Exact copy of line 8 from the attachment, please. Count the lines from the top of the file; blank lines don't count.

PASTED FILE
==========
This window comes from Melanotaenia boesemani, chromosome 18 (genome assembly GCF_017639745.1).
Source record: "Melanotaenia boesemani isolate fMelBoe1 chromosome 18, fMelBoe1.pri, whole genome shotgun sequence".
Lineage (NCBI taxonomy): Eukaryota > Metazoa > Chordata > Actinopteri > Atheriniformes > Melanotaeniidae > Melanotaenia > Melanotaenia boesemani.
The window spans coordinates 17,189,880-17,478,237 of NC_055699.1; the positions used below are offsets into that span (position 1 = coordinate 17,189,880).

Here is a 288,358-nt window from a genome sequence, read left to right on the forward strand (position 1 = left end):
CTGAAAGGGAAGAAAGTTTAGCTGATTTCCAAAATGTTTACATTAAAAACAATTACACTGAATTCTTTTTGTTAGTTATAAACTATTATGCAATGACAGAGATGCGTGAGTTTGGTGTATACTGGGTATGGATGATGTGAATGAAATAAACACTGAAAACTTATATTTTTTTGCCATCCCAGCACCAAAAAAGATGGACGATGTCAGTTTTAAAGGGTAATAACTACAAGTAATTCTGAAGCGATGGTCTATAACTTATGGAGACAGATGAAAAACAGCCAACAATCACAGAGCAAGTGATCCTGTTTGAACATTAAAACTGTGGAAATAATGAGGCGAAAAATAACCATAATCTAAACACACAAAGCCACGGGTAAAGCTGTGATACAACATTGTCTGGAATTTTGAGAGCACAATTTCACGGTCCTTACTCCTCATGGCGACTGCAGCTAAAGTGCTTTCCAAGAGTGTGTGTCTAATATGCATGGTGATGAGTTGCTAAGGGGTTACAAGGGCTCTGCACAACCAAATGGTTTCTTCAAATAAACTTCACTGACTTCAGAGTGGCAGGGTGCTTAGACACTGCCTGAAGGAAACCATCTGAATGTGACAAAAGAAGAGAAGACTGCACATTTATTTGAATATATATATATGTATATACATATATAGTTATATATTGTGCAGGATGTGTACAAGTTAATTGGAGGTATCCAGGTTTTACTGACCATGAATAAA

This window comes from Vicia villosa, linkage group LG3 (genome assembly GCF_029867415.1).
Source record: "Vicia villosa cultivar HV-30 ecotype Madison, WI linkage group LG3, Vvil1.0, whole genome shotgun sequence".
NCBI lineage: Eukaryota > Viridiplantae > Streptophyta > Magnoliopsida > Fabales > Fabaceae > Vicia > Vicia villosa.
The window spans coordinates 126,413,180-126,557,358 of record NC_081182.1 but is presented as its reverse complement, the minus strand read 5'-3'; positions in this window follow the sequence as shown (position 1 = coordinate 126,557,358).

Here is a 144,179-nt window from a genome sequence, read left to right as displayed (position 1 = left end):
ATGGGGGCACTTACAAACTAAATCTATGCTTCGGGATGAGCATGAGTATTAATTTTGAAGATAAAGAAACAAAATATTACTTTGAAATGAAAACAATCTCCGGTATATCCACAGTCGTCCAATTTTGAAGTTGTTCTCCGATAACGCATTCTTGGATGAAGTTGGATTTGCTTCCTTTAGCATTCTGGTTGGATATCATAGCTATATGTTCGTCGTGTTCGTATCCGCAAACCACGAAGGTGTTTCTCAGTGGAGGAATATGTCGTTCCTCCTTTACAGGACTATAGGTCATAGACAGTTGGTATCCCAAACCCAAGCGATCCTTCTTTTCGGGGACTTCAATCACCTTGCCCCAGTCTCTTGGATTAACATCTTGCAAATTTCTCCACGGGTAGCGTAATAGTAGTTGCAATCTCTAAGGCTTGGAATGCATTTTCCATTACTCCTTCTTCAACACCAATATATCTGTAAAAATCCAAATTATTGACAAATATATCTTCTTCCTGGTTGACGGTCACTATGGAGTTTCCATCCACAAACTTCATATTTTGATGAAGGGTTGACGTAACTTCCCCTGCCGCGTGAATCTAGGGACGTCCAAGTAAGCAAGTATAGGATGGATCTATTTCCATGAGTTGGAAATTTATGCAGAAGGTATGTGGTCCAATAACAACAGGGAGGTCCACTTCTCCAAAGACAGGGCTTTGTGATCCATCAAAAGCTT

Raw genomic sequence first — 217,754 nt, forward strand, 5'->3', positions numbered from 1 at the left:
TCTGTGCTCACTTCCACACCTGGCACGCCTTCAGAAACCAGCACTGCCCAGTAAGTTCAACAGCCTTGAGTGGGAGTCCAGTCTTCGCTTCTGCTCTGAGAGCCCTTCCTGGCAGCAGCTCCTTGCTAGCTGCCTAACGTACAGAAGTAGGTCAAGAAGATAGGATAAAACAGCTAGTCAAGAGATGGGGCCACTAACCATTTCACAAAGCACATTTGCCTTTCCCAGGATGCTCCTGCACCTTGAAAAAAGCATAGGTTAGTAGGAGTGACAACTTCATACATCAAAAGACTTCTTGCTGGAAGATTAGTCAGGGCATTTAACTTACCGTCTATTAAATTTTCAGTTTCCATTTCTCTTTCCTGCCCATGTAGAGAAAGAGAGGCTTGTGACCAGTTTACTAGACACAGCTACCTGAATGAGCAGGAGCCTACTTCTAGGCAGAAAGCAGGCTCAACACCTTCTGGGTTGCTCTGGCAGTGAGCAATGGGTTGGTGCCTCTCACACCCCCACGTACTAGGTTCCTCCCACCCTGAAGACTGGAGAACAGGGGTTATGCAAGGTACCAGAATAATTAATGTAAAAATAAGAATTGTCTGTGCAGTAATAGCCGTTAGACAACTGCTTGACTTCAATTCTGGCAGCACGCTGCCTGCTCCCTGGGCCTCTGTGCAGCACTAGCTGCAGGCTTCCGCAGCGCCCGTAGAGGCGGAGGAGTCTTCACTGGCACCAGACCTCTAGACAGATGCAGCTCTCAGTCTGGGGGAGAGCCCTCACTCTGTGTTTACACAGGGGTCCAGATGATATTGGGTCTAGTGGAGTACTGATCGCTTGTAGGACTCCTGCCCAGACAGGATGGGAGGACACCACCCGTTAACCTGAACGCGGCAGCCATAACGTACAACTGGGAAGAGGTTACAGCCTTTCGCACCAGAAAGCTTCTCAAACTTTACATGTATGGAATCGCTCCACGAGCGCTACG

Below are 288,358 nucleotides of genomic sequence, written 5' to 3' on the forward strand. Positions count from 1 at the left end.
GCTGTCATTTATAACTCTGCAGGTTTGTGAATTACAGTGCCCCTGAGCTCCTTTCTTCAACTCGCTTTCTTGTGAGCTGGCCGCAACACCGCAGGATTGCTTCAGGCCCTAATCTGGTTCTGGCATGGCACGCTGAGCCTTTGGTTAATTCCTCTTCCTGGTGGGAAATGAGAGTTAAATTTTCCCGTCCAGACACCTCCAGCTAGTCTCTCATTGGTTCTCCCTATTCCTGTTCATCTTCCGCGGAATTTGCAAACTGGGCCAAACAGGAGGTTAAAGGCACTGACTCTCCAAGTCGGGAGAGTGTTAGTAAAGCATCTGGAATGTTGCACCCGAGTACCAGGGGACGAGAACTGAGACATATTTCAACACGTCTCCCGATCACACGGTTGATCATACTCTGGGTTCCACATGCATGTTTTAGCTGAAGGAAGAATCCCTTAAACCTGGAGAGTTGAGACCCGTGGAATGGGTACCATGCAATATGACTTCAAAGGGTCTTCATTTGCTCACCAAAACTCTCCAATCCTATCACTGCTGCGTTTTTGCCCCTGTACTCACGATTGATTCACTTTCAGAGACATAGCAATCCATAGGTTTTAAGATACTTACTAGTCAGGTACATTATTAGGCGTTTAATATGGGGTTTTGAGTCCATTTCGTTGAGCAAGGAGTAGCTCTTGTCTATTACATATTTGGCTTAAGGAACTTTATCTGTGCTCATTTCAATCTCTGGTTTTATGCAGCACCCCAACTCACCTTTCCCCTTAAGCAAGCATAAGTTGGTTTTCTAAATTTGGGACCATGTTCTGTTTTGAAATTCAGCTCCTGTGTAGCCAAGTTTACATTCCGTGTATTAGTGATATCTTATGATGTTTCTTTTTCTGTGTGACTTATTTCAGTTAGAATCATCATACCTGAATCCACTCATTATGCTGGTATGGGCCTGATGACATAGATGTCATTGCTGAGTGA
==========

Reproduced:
Source record: "Vicia villosa cultivar HV-30 ecotype Madison, WI linkage group LG3, Vvil1.0, whole genome shotgun sequence".